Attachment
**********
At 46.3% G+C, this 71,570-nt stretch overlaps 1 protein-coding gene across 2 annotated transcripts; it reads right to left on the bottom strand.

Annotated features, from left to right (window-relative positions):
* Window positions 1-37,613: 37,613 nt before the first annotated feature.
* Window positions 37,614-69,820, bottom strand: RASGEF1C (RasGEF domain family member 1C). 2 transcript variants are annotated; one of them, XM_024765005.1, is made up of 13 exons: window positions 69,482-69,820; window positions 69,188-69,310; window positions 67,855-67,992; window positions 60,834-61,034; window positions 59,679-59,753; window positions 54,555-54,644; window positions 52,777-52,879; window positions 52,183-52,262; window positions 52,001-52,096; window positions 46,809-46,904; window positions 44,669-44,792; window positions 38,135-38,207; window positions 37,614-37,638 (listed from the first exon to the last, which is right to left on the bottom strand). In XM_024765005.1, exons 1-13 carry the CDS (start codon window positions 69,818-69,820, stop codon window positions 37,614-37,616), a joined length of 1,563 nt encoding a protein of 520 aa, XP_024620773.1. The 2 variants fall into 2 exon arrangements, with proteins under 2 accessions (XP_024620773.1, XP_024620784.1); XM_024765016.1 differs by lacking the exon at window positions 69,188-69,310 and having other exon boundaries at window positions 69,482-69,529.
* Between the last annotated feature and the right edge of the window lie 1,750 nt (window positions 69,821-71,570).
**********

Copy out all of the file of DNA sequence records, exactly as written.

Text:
At 46.3% G+C, this 71,570-nt stretch overlaps 1 protein-coding gene across 2 annotated transcripts; it reads right to left on the bottom strand.

Annotated features, from left to right (window-relative positions):
* Window positions 1-37,613: 37,613 nt before the first annotated feature.
* Window positions 37,614-69,820, bottom strand: RASGEF1C (RasGEF domain family member 1C). 2 transcript variants are annotated; one of them, XM_024765005.1, is made up of 13 exons: window positions 69,482-69,820; window positions 69,188-69,310; window positions 67,855-67,992; window positions 60,834-61,034; window positions 59,679-59,753; window positions 54,555-54,644; window positions 52,777-52,879; window positions 52,183-52,262; window positions 52,001-52,096; window positions 46,809-46,904; window positions 44,669-44,792; window positions 38,135-38,207; window positions 37,614-37,638 (listed from the first exon to the last, which is right to left on the bottom strand). In XM_024765005.1, exons 1-13 carry the CDS (start codon window positions 69,818-69,820, stop codon window positions 37,614-37,616), a joined length of 1,563 nt encoding a protein of 520 aa, XP_024620773.1. The 2 variants fall into 2 exon arrangements, with proteins under 2 accessions (XP_024620773.1, XP_024620784.1); XM_024765016.1 differs by lacking the exon at window positions 69,188-69,310 and having other exon boundaries at window positions 69,482-69,529.
* Between the last annotated feature and the right edge of the window lie 1,750 nt (window positions 69,821-71,570).